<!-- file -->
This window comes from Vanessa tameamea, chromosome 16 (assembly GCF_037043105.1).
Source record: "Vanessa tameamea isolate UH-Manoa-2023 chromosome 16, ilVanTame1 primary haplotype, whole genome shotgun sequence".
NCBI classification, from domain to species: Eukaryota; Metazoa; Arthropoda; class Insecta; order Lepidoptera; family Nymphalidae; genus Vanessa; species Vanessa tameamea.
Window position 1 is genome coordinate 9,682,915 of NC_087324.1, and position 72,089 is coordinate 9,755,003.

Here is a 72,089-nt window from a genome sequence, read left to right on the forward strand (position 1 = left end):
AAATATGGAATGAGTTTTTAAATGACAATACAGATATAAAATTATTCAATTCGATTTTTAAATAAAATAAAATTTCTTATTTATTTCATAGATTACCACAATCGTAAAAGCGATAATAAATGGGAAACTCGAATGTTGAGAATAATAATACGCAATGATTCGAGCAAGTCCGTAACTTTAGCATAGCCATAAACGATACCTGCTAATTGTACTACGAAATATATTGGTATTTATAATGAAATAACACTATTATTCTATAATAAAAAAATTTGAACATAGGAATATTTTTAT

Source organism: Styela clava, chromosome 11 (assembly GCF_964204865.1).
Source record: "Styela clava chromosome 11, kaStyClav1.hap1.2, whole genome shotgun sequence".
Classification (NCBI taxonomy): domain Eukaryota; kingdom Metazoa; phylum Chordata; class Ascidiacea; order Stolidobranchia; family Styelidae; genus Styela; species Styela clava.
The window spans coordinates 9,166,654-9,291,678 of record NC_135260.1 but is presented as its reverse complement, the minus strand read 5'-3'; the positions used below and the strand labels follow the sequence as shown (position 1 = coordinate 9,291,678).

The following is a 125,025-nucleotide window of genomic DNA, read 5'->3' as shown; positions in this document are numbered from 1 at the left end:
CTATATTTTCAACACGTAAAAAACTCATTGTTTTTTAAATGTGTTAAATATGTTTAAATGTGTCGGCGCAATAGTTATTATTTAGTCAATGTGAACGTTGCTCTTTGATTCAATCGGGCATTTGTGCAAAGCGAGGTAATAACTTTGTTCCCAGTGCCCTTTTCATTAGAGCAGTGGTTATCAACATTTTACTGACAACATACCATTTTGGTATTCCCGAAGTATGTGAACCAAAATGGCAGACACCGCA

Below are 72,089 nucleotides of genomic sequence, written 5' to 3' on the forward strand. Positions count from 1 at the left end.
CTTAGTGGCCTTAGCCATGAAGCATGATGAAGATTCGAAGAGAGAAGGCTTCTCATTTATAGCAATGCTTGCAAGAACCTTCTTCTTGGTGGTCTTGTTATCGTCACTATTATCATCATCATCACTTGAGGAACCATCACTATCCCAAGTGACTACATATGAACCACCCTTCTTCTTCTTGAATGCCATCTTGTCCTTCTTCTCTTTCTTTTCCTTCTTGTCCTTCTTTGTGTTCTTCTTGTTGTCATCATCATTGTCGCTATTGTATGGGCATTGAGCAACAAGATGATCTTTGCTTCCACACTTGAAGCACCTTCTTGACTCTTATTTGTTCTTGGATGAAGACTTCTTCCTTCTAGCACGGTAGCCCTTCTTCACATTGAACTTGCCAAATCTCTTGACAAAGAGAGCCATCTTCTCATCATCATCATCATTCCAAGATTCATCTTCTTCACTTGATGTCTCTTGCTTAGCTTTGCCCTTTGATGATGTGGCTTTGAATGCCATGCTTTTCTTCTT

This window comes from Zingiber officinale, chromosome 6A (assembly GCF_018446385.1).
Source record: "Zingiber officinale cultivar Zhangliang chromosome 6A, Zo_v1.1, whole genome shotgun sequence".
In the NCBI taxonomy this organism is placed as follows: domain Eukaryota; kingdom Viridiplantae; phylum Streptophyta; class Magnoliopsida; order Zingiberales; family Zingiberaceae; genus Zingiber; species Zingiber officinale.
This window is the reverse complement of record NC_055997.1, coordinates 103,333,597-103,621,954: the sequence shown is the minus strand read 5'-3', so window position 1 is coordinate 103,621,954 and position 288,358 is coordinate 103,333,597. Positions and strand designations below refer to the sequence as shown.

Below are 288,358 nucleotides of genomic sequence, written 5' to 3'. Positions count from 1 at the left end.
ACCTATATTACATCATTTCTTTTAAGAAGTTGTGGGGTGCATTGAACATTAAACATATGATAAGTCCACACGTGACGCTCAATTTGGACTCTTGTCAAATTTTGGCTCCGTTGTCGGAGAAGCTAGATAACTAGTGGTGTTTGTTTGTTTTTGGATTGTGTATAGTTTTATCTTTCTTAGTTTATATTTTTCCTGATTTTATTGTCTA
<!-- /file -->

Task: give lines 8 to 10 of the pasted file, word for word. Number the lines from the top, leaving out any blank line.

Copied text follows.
Source record: "Styela clava chromosome 11, kaStyClav1.hap1.2, whole genome shotgun sequence".
Classification (NCBI taxonomy): domain Eukaryota; kingdom Metazoa; phylum Chordata; class Ascidiacea; order Stolidobranchia; family Styelidae; genus Styela; species Styela clava.
The window spans coordinates 9,166,654-9,291,678 of record NC_135260.1 but is presented as its reverse complement, the minus strand read 5'-3'; the positions used below and the strand labels follow the sequence as shown (position 1 = coordinate 9,291,678).